Block Your Web History Before Google Tracks You Down (Again)

Coming soon to a Google near you: a new unified privacy policy designed to "create a beautifully simple, intuitive user experience." At least, that's how Google describes it. According to some privacy advocates, it's a troubling change that will result in the invasion of users' personal information.

Starting March 1, Google's new privacy policy brings together 60 separate privacy documents into one. The idea is for Google to be able to deliver all kinds of personalization (like improved search results and, ahem, better targeted ads), but it also means your private search history will be now be shared across Google's services.

There are some benefits to sharing this information: for instance, Google could decide you're a snowboarding fan based on your searches, then recommend snowboarding videos when you visit YouTube. However, if this new policy ooks you out, there's an easy way to disable your search history.

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Search results are an absolute goldmine of personal information, potentially revealing all kinds of data about who you are—your location, sexual orientation, age, interests, religion, and health concerns. For Google to be able to combine your search history with other information they may have about you (your YouTube habits, your GooglePlus account) gives the company a pretty thorough peek into your life—and the ability to serve up super-targeted advertising.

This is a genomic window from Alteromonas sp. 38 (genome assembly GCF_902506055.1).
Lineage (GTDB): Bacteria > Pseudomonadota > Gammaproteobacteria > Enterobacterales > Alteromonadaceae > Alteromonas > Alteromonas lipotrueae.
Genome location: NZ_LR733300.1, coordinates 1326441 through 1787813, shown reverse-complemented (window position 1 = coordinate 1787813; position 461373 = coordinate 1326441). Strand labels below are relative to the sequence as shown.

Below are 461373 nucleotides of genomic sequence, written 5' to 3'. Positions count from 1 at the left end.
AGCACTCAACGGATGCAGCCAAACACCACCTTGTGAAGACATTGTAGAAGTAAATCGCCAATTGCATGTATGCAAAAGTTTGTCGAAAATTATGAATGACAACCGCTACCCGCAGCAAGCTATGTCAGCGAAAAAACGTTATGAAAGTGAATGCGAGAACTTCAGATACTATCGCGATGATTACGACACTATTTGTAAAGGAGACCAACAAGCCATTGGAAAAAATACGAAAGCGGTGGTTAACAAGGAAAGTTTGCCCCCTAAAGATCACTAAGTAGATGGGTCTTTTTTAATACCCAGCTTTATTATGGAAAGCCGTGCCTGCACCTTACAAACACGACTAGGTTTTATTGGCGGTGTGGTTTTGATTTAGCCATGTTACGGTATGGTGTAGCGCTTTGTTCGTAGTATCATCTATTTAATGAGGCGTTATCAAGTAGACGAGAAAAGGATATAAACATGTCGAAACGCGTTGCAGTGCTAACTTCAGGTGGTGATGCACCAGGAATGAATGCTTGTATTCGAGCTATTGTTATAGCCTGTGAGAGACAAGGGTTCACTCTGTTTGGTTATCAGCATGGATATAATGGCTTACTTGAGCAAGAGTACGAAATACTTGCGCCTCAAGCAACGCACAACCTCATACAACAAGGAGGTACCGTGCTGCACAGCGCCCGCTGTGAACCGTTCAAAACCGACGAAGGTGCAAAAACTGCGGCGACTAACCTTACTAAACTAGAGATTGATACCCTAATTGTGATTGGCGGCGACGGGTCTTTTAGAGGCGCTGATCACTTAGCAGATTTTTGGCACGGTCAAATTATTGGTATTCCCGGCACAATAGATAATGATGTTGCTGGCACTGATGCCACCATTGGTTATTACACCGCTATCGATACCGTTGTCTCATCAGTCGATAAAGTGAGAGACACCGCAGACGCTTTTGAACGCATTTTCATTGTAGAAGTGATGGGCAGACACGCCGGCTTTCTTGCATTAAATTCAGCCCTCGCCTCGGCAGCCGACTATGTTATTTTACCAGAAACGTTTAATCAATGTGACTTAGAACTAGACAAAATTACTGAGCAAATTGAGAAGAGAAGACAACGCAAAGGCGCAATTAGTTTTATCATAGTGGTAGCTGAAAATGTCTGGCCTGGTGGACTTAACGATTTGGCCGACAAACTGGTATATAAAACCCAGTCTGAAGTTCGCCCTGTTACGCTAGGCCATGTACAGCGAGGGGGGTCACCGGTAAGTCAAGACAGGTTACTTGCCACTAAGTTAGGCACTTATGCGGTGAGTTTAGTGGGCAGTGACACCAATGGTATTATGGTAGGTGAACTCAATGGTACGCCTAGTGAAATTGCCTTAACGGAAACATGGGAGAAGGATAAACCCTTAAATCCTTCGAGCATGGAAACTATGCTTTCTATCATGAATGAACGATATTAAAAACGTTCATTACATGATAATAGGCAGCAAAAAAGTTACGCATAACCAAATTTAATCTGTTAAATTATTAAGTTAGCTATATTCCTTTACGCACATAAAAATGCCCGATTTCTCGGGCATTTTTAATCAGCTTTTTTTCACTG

Personally, I'm less concerned about the privacy aspect and more leery that I'll be getting skewed results based on the things I search for my writing job here at The Stir. I may spend a lot of time looking up, say, entertainment content, but that doesn't mean I want customized search results based on my undying love for Justin Bieber.

Anyway, here's how you can turn off your web history:

1. Sign into your Google account.

2. Go to https://www.google.com/history.



(As you can see, I spent my morning researching J.K. Rowling's new book. Whew, glad this wasn't my "comb the web for naked photos of Alexander Skarsgård" day.)

3. Click "remove all History," then click "OK."

And that's it! Note that removing your Web History also pauses it; Web History will remain off until you enable it again.

This doesn't prevent Google from gathering and storing this information, and in case you were thinking of searching for something nefarious, this also doesn't stop Google from handing over your data to law enforcement if need be. But it should prevent Google from using your search information to custom-design ads and other services.

Did you know about Google's upcoming privacy policy change? Does it bother you at all?



Image via YouTube

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